Update (10/21/11): A PM at Box.net posted in their support forums that free personal accounts are using SSL for file transfers, which is great! Other users seemed to be similarly confused about the state of SSL on Box.net, so I’m glad it is resolved now. More details
I still think it’s odd they don’t make a bigger deal about this on their website — it’s such an easy thing to say (Security is important to us. That’s why we always use SSL for file transfers, and have tons of great security features, etc.). Also, they could consider putting the whole website under SSL for added piece of mind. To me, online file storage can be of similar importance to banking — if the file weren’t important, I wouldn’t be backing it up. As a competitive note: the entire Google Docs and Dropbox websites are https.
I understand SSL isn’t the end-all of security, but since I’m on (private) wifi in a large apartment building, I like to think we’re at least making it a little harder to keep bad guys out.
I’m not even sure what the name of the industry is these days: online file space, cloud storage, hosted backup, elastic storage… but it’s free and it’s everywhere now. At work we rely on Google Docs (25 gb), with some limited Dropbox (2 gb) usage as well. I’m eligible for Apple’s 5 gb of iCloud, and through my webhost I have 50 gb. My personal Google account has a bit less than 8 gb space, and I’d guess that I have another handful of gigs through my alumni association.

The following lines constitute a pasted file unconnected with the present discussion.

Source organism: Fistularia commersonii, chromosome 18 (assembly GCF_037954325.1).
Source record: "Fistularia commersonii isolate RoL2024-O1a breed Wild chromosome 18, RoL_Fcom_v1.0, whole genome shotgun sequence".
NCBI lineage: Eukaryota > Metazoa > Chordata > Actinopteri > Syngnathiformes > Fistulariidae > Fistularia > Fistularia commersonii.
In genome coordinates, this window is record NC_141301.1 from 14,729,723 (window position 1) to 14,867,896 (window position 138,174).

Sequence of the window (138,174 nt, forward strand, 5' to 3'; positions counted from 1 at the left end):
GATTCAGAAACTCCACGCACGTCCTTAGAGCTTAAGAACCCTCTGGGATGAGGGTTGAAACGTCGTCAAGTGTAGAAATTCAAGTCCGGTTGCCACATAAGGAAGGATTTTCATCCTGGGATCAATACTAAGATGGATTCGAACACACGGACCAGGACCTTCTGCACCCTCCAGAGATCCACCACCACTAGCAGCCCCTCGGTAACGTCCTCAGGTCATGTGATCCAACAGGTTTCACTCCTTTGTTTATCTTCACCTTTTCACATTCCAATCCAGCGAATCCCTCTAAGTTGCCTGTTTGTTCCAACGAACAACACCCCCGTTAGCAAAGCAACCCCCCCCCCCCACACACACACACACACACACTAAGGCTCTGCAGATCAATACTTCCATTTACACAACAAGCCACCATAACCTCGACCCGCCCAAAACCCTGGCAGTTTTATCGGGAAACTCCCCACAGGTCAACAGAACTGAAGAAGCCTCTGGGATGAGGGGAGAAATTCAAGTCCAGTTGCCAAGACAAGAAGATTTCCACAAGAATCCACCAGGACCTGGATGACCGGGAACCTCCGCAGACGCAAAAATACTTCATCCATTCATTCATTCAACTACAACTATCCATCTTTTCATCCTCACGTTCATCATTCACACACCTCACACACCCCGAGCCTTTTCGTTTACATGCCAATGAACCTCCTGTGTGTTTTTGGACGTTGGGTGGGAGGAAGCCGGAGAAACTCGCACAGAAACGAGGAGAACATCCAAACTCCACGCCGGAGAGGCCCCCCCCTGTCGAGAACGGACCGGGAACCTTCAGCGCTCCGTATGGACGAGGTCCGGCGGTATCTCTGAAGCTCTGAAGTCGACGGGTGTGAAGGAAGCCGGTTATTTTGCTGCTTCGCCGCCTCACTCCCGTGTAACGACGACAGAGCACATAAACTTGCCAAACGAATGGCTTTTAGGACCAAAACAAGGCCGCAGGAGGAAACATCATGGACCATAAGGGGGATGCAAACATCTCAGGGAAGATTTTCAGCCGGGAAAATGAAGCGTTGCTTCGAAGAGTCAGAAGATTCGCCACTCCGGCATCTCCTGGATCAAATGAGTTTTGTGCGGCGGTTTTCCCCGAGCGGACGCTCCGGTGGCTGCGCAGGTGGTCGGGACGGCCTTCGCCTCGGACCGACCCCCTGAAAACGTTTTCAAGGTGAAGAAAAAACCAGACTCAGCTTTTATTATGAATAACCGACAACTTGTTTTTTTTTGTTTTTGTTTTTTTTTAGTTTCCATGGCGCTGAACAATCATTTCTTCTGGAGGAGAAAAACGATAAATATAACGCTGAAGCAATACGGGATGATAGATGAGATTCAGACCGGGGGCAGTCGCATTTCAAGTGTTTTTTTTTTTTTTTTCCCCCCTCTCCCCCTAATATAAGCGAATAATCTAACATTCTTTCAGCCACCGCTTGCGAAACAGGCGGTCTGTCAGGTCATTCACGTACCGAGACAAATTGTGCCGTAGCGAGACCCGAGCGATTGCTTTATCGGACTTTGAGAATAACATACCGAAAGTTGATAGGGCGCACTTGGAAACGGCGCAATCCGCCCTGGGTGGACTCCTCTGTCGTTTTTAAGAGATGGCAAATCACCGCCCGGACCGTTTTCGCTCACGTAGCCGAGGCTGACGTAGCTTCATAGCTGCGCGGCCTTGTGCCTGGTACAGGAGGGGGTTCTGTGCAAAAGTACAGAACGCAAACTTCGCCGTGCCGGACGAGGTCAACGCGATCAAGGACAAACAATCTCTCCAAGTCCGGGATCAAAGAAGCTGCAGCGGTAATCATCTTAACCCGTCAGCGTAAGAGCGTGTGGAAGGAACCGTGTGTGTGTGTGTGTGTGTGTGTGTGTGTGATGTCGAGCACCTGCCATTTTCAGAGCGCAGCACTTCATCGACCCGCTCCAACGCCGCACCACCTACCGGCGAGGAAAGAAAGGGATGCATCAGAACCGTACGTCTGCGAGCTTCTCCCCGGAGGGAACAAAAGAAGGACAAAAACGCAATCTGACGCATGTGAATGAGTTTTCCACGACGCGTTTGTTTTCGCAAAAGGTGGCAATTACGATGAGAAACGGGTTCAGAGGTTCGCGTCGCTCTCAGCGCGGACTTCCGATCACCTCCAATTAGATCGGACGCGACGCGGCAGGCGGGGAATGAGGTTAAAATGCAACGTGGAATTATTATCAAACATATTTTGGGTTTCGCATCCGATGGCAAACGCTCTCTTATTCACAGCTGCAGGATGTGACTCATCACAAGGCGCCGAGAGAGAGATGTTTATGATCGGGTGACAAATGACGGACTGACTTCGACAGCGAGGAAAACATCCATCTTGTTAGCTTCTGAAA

All-in-all, tons of space, none of which do I really use for personal backup.
However, I saw a Slickdeals.net post for 50 gb free at box.net if you use the iPhone app, and signed up. To be honest, I thought the deal was for Dropbox, so I was pretty excited (and confused when my Dropbox credentials weren’t accepted — took me coming back a day later to realize it was a completely different service!).
Anyhow, I have 50 gb there now as well. However, the features page for box.net personal accounts seemed a little questionable: apparently, you only get SSL file transfers if you are on a business or enterprise plan. I don’t really understand — why does the personal plan on box.net not have secure file transfers?
256-bit SSL encryption for file transfers with Box Business. Enterprise accounts also include server-level encryption.
It’s actually baffling to me. I’m not an expert in this area, but isn’t using SSL considered a best practice for this kind of application?
Is there any cost to putting all file transfers behind SSL? Since each file is probably new/unique to box.net, I’d assume there are no caching implications, and I can’t imagine there is a huge CPU cost given that, well, it’s supported by default for business/enterprise users, and SSL is supported client-side with browsers and server-side with, well, all modern web servers (right?).
It seems to me that with pretty major hacking incidents reported on a daily basis, security should be baked in as a part of the infrastructure of any product — as opposed to used as a feature differentiator between billing plans. Why be reactive to some box.net hacking incident instead of proactively try to protect customers?
The oddest part about this is that Dropbox uses SSL for their basic (free) plan, so you’d think that box.net would do it too just to be on a level playing field with their competitor. Box.net must have justified (internally) some reason why it makes sense not to offer SSL for everyone. Weird.